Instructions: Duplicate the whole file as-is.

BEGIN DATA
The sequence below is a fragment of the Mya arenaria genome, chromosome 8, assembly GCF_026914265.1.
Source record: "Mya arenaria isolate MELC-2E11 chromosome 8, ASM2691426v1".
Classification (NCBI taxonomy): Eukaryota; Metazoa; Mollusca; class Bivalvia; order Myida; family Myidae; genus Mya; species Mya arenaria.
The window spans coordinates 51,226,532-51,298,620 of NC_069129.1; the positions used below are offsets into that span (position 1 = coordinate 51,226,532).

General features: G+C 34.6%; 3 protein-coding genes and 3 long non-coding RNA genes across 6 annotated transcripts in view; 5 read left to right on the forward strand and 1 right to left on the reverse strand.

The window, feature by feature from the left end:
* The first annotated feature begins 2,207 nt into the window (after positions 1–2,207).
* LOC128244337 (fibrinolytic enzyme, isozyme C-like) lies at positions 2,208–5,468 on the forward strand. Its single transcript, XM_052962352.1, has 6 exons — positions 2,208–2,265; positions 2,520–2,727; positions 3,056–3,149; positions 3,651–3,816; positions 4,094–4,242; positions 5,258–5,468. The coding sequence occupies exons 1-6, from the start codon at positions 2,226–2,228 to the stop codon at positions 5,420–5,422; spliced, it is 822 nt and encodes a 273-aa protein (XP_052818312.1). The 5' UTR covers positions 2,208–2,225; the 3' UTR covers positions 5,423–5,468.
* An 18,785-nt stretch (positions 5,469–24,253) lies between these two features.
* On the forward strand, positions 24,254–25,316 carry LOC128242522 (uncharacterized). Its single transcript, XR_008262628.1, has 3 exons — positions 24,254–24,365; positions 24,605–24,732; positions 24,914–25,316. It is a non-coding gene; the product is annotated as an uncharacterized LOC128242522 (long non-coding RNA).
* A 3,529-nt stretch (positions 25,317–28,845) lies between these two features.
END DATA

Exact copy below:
The sequence below is a fragment of the Mya arenaria genome, chromosome 8, assembly GCF_026914265.1.
Source record: "Mya arenaria isolate MELC-2E11 chromosome 8, ASM2691426v1".
Classification (NCBI taxonomy): Eukaryota; Metazoa; Mollusca; class Bivalvia; order Myida; family Myidae; genus Mya; species Mya arenaria.
The window spans coordinates 51,226,532-51,298,620 of NC_069129.1; the positions used below are offsets into that span (position 1 = coordinate 51,226,532).

General features: G+C 34.6%; 3 protein-coding genes and 3 long non-coding RNA genes across 6 annotated transcripts in view; 5 read left to right on the forward strand and 1 right to left on the reverse strand.

The window, feature by feature from the left end:
* The first annotated feature begins 2,207 nt into the window (after positions 1–2,207).
* LOC128244337 (fibrinolytic enzyme, isozyme C-like) lies at positions 2,208–5,468 on the forward strand. Its single transcript, XM_052962352.1, has 6 exons — positions 2,208–2,265; positions 2,520–2,727; positions 3,056–3,149; positions 3,651–3,816; positions 4,094–4,242; positions 5,258–5,468. The coding sequence occupies exons 1-6, from the start codon at positions 2,226–2,228 to the stop codon at positions 5,420–5,422; spliced, it is 822 nt and encodes a 273-aa protein (XP_052818312.1). The 5' UTR covers positions 2,208–2,225; the 3' UTR covers positions 5,423–5,468.
* An 18,785-nt stretch (positions 5,469–24,253) lies between these two features.
* On the forward strand, positions 24,254–25,316 carry LOC128242522 (uncharacterized). Its single transcript, XR_008262628.1, has 3 exons — positions 24,254–24,365; positions 24,605–24,732; positions 24,914–25,316. It is a non-coding gene; the product is annotated as an uncharacterized LOC128242522 (long non-coding RNA).
* A 3,529-nt stretch (positions 25,317–28,845) lies between these two features.